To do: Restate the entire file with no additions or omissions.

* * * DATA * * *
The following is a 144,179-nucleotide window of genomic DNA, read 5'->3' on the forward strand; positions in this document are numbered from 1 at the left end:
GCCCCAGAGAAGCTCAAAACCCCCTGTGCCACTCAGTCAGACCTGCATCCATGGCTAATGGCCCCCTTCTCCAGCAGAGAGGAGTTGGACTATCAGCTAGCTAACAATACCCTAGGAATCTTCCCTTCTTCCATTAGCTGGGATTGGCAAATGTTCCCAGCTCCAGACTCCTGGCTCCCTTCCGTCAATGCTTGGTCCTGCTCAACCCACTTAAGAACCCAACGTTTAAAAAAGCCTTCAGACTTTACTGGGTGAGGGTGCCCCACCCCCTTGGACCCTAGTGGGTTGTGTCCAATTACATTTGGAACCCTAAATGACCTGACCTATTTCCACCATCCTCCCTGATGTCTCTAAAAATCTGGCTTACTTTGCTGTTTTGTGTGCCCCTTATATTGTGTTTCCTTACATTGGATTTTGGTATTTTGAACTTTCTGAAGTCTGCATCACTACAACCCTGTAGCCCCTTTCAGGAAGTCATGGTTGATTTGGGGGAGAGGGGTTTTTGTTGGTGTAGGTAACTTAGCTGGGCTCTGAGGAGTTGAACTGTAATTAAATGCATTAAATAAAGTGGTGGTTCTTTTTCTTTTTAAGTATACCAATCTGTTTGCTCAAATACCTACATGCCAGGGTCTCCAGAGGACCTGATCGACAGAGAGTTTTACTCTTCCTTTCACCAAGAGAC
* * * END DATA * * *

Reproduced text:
The following is a 144,179-nucleotide window of genomic DNA, read 5'->3' on the forward strand; positions in this document are numbered from 1 at the left end:
GCCCCAGAGAAGCTCAAAACCCCCTGTGCCACTCAGTCAGACCTGCATCCATGGCTAATGGCCCCCTTCTCCAGCAGAGAGGAGTTGGACTATCAGCTAGCTAACAATACCCTAGGAATCTTCCCTTCTTCCATTAGCTGGGATTGGCAAATGTTCCCAGCTCCAGACTCCTGGCTCCCTTCCGTCAATGCTTGGTCCTGCTCAACCCACTTAAGAACCCAACGTTTAAAAAAGCCTTCAGACTTTACTGGGTGAGGGTGCCCCACCCCCTTGGACCCTAGTGGGTTGTGTCCAATTACATTTGGAACCCTAAATGACCTGACCTATTTCCACCATCCTCCCTGATGTCTCTAAAAATCTGGCTTACTTTGCTGTTTTGTGTGCCCCTTATATTGTGTTTCCTTACATTGGATTTTGGTATTTTGAACTTTCTGAAGTCTGCATCACTACAACCCTGTAGCCCCTTTCAGGAAGTCATGGTTGATTTGGGGGAGAGGGGTTTTTGTTGGTGTAGGTAACTTAGCTGGGCTCTGAGGAGTTGAACTGTAATTAAATGCATTAAATAAAGTGGTGGTTCTTTTTCTTTTTAAGTATACCAATCTGTTTGCTCAAATACCTACATGCCAGGGTCTCCAGAGGACCTGATCGACAGAGAGTTTTACTCTTCCTTTCACCAAGAGAC